An example of “lowering the bar for success” is the child who is very intelligent, but who cannot emotionally self-regulate in order to learn in a classroom. No one can learn without first being regulated and attentive, without which we cannot connect with or trust those who are teaching us. Think about how you feel when you are really stressed; not much thinking and learning can happen until you feel calm again, right? Or, how you would feel sitting in a classroom where the instructor is only speaking a language unknown to you. You’d be pretty disengaged, right? We wouldn’t expect much from you until you could understand what is being asked of you. If we expected you to participate, you would likely feel anxious, avoid engaging, or quit altogether. Sometimes lower expectations are what a child needs to feel successful, and then we raise the bar as skills develop.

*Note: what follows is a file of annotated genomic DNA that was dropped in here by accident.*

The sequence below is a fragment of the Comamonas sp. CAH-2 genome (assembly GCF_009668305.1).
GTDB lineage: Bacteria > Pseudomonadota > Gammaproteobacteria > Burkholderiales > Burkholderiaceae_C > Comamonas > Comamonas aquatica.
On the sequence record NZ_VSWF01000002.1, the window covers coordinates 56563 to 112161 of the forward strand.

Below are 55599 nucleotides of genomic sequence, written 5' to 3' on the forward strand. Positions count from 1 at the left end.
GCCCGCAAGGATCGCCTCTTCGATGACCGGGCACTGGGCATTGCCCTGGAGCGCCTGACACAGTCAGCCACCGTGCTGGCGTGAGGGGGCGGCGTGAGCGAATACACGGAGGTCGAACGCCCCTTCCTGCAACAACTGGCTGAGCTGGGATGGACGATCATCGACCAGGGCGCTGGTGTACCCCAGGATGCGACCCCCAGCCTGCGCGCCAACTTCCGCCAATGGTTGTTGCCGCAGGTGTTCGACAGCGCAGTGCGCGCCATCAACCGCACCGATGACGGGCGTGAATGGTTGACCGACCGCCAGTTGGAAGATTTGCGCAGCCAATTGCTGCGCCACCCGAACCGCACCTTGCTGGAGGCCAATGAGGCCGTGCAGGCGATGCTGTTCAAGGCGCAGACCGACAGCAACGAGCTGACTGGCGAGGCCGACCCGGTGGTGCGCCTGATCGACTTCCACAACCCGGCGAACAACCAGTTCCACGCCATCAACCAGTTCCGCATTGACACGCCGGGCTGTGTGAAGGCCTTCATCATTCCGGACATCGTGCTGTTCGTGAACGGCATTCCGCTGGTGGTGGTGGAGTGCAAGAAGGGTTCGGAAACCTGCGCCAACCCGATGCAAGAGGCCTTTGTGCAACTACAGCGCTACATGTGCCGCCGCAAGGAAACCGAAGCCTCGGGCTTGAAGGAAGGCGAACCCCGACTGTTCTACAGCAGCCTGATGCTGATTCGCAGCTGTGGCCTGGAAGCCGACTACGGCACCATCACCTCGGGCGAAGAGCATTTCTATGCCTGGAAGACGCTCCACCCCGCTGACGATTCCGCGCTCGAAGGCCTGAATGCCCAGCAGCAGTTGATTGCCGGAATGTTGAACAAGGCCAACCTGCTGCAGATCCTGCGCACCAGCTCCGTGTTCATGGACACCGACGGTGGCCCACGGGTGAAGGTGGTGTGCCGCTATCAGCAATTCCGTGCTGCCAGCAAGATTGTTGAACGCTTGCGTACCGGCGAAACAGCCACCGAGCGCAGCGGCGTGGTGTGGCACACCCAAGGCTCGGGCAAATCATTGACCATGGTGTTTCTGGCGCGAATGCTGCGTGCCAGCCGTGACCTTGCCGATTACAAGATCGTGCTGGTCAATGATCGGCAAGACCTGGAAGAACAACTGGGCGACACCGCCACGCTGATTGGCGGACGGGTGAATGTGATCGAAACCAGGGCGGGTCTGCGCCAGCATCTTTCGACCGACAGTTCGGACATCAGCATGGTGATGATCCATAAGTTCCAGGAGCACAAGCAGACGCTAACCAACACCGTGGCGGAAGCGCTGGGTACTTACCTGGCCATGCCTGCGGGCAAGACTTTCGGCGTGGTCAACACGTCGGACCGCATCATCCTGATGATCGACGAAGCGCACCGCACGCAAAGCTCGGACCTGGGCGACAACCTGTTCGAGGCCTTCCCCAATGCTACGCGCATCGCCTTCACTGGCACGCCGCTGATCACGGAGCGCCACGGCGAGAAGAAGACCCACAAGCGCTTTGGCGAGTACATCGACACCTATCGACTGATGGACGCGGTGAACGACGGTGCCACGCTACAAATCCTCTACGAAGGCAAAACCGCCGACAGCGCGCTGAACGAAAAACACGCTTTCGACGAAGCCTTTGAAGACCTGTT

It’s Better Over Here
After the evaluation and diagnosis, you can enter into a realm where the behavior no longer feels like the child’s “choice.” Prior to a diagnosis, there is often much confusion about what a child can do versus what they are choosing to do. After the diagnosis, you can walk through a figurative door to the other side of more understanding and acceptance of your child’s strengths and what your child needs to thrive. It’s better over here.
This story originally appeared on Dr. Emily King’s blog.